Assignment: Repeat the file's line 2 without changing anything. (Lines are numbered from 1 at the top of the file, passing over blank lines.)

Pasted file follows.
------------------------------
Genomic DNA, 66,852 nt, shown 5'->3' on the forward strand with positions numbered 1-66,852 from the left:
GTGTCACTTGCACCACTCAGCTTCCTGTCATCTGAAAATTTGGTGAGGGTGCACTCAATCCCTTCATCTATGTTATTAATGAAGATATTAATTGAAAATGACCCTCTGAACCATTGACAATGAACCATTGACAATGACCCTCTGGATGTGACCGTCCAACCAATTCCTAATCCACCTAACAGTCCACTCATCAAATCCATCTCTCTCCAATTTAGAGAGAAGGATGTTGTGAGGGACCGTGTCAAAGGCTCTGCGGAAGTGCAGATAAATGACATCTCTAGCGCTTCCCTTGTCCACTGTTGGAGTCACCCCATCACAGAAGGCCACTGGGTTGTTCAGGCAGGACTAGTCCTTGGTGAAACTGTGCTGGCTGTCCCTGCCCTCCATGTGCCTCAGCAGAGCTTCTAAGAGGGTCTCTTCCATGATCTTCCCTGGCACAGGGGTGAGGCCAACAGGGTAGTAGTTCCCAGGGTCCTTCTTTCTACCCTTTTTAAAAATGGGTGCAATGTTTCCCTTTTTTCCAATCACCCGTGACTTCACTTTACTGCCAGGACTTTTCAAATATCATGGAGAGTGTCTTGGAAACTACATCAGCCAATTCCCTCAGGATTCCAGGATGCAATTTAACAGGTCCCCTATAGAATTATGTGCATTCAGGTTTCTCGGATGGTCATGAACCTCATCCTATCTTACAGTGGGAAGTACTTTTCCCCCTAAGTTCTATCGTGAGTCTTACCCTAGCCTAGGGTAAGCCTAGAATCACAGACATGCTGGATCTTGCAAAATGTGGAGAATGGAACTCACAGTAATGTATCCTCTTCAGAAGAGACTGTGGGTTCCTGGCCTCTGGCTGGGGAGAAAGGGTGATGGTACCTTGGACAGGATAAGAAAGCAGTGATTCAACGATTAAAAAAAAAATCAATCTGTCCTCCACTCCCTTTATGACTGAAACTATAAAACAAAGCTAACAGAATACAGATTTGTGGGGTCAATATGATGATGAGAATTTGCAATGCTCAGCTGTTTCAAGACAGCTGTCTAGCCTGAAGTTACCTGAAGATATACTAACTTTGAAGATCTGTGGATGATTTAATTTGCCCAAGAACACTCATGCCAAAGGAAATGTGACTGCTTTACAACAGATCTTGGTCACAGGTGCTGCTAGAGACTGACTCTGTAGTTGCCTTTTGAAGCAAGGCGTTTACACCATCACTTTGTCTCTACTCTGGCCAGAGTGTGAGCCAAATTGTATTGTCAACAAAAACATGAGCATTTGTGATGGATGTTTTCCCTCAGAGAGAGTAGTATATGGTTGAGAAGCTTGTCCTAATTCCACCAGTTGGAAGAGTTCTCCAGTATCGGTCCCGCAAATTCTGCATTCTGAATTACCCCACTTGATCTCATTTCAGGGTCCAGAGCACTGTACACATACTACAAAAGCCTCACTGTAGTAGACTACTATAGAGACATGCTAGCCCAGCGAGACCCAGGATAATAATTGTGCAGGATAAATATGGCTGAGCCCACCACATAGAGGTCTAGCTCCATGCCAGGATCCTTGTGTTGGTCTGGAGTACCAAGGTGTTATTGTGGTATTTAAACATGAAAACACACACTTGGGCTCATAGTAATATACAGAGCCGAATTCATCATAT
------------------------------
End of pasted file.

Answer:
GTGTCACTTGCACCACTCAGCTTCCTGTCATCTGAAAATTTGGTGAGGGTGCACTCAATCCCTTCATCTATGTTATTAATGAAGATATTAATTGAAAATGACCCTCTGAACCATTGACAATGAACCATTGACAATGACCCTCTGGATGTGACCGTCCAACCAATTCCTAATCCACCTAACAGTCCACTCATCAAATCCATCTCTCTCCAATTTAGAGAGAAGGATGTTGTGAGGGACCGTGTCAAAGGCTCTGCGGAAGTGCAGATAAATGACATCTCTAGCGCTTCCCTTGTCCACTGTTGGAGTCACCCCATCACAGAAGGCCACTGGGTTGTTCAGGCAGGACTAGTCCTTGGTGAAACTGTGCTGGCTGTCCCTGCCCTCCATGTGCCTCAGCAGAGCTTCTAAGAGGGTCTCTTCCATGATCTTCCCTGGCACAGGGGTGAGGCCAACAGGGTAGTAGTTCCCAGGGTCCTTCTTTCTACCCTTTTTAAAAATGGGTGCAATGTTTCCCTTTTTTCCAATCACCCGTGACTTCACTTTACTGCCAGGACTTTTCAAATATCATGGAGAGTGTCTTGGAAACTACATCAGCCAATTCCCTCAGGATTCCAGGATGCAATTTAACAGGTCCCCTATAGAATTATGTGCATTCAGGTTTCTCGGATGGTCATGAACCTCATCCTATCTTACAGTGGGAAGTACTTTTCCCCCTAAGTTCTATCGTGAGTCTTACCCTAGCCTAGGGTAAGCCTAGAATCACAGACATGCTGGATCTTGCAAAATGTGGAGAATGGAACTCACAGTAATGTATCCTCTTCAGAAGAGACTGTGGGTTCCTGGCCTCTGGCTGGGGAGAAAGGGTGATGGTACCTTGGACAGGATAAGAAAGCAGTGATTCAACGATTAAAAAAAAAATCAATCTGTCCTCCACTCCCTTTATGACTGAAACTATAAAACAAAGCTAACAGAATACAGATTTGTGGGGTCAATATGATGATGAGAATTTGCAATGCTCAGCTGTTTCAAGACAGCTGTCTAGCCTGAAGTTACCTGAAGATATACTAACTTTGAAGATCTGTGGATGATTTAATTTGCCCAAGAACACTCATGCCAAAGGAAATGTGACTGCTTTACAACAGATCTTGGTCACAGGTGCTGCTAGAGACTGACTCTGTAGTTGCCTTTTGAAGCAAGGCGTTTACACCATCACTTTGTCTCTACTCTGGCCAGAGTGTGAGCCAAATTGTATTGTCAACAAAAACATGAGCATTTGTGATGGATGTTTTCCCTCAGAGAGAGTAGTATATGGTTGAGAAGCTTGTCCTAATTCCACCAGTTGGAAGAGTTCTCCAGTATCGGTCCCGCAAATTCTGCATTCTGAATTACCCCACTTGATCTCATTTCAGGGTCCAGAGCACTGTACACATACTACAAAAGCCTCACTGTAGTAGACTACTATAGAGACATGCTAGCCCAGCGAGACCCAGGATAATAATTGTGCAGGATAAATATGGCTGAGCCCACCACATAGAGGTCTAGCTCCATGCCAGGATCCTTGTGTTGGTCTGGAGTACCAAGGTGTTATTGTGGTATTTAAACATGAAAACACACACTTGGGCTCATAGTAATATACAGAGCCGAATTCATCATAT